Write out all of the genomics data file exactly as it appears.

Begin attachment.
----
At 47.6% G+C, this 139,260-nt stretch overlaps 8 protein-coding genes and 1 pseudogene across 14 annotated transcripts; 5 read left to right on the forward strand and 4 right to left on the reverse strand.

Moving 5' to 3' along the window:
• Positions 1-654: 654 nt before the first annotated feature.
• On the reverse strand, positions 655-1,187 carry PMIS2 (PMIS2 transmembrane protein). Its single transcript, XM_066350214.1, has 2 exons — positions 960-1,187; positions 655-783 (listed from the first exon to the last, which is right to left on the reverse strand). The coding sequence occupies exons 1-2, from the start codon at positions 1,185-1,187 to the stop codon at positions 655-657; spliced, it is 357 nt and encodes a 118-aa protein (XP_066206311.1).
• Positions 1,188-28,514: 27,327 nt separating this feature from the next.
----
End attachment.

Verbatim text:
At 47.6% G+C, this 139,260-nt stretch overlaps 8 protein-coding genes and 1 pseudogene across 14 annotated transcripts; 5 read left to right on the forward strand and 4 right to left on the reverse strand.

Moving 5' to 3' along the window:
• Positions 1-654: 654 nt before the first annotated feature.
• On the reverse strand, positions 655-1,187 carry PMIS2 (PMIS2 transmembrane protein). Its single transcript, XM_066350214.1, has 2 exons — positions 960-1,187; positions 655-783 (listed from the first exon to the last, which is right to left on the reverse strand). The coding sequence occupies exons 1-2, from the start codon at positions 1,185-1,187 to the stop codon at positions 655-657; spliced, it is 357 nt and encodes a 118-aa protein (XP_066206311.1).
• Positions 1,188-28,514: 27,327 nt separating this feature from the next.